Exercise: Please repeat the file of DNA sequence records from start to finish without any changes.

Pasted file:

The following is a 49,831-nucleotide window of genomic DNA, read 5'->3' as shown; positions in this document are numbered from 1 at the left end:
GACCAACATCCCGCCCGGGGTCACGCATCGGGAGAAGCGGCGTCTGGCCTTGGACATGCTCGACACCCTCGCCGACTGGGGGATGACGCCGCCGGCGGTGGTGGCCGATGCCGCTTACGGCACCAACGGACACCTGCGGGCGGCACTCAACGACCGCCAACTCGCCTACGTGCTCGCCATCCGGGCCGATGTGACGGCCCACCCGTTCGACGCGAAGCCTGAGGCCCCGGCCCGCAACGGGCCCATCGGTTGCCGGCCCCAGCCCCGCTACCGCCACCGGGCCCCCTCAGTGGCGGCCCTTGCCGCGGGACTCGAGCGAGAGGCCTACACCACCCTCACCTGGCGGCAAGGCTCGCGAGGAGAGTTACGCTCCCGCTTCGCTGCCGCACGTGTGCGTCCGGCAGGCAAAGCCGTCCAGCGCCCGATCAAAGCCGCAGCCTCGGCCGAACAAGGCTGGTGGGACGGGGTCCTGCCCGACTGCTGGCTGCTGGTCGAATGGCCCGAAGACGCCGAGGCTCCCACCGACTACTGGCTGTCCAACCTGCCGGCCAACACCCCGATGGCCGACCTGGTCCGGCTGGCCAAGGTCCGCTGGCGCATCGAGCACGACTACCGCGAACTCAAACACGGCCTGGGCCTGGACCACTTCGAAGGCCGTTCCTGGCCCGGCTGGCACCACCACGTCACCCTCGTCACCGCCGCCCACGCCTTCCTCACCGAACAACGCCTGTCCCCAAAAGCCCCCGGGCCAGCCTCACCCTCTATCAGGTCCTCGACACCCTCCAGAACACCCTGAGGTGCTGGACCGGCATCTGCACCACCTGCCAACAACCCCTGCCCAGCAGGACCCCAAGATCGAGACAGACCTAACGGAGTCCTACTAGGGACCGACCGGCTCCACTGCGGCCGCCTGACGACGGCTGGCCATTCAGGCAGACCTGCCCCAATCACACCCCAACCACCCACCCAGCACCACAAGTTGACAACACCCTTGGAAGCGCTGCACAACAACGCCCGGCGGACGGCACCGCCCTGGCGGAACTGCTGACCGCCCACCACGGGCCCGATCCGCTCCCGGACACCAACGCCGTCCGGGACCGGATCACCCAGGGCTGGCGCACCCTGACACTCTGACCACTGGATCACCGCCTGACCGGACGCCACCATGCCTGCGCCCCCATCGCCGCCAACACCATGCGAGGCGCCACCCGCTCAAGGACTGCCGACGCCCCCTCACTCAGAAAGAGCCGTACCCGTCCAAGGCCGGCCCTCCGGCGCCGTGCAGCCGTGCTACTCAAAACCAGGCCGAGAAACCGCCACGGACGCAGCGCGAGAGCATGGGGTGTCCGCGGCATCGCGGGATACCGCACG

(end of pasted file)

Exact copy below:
The following is a 49,831-nucleotide window of genomic DNA, read 5'->3' as shown; positions in this document are numbered from 1 at the left end:
GACCAACATCCCGCCCGGGGTCACGCATCGGGAGAAGCGGCGTCTGGCCTTGGACATGCTCGACACCCTCGCCGACTGGGGGATGACGCCGCCGGCGGTGGTGGCCGATGCCGCTTACGGCACCAACGGACACCTGCGGGCGGCACTCAACGACCGCCAACTCGCCTACGTGCTCGCCATCCGGGCCGATGTGACGGCCCACCCGTTCGACGCGAAGCCTGAGGCCCCGGCCCGCAACGGGCCCATCGGTTGCCGGCCCCAGCCCCGCTACCGCCACCGGGCCCCCTCAGTGGCGGCCCTTGCCGCGGGACTCGAGCGAGAGGCCTACACCACCCTCACCTGGCGGCAAGGCTCGCGAGGAGAGTTACGCTCCCGCTTCGCTGCCGCACGTGTGCGTCCGGCAGGCAAAGCCGTCCAGCGCCCGATCAAAGCCGCAGCCTCGGCCGAACAAGGCTGGTGGGACGGGGTCCTGCCCGACTGCTGGCTGCTGGTCGAATGGCCCGAAGACGCCGAGGCTCCCACCGACTACTGGCTGTCCAACCTGCCGGCCAACACCCCGATGGCCGACCTGGTCCGGCTGGCCAAGGTCCGCTGGCGCATCGAGCACGACTACCGCGAACTCAAACACGGCCTGGGCCTGGACCACTTCGAAGGCCGTTCCTGGCCCGGCTGGCACCACCACGTCACCCTCGTCACCGCCGCCCACGCCTTCCTCACCGAACAACGCCTGTCCCCAAAAGCCCCCGGGCCAGCCTCACCCTCTATCAGGTCCTCGACACCCTCCAGAACACCCTGAGGTGCTGGACCGGCATCTGCACCACCTGCCAACAACCCCTGCCCAGCAGGACCCCAAGATCGAGACAGACCTAACGGAGTCCTACTAGGGACCGACCGGCTCCACTGCGGCCGCCTGACGACGGCTGGCCATTCAGGCAGACCTGCCCCAATCACACCCCAACCACCCACCCAGCACCACAAGTTGACAACACCCTTGGAAGCGCTGCACAACAACGCCCGGCGGACGGCACCGCCCTGGCGGAACTGCTGACCGCCCACCACGGGCCCGATCCGCTCCCGGACACCAACGCCGTCCGGGACCGGATCACCCAGGGCTGGCGCACCCTGACACTCTGACCACTGGATCACCGCCTGACCGGACGCCACCATGCCTGCGCCCCCATCGCCGCCAACACCATGCGAGGCGCCACCCGCTCAAGGACTGCCGACGCCCCCTCACTCAGAAAGAGCCGTACCCGTCCAAGGCCGGCCCTCCGGCGCCGTGCAGCCGTGCTACTCAAAACCAGGCCGAGAAACCGCCACGGACGCAGCGCGAGAGCATGGGGTGTCCGCGGCATCGCGGGATACCGCACG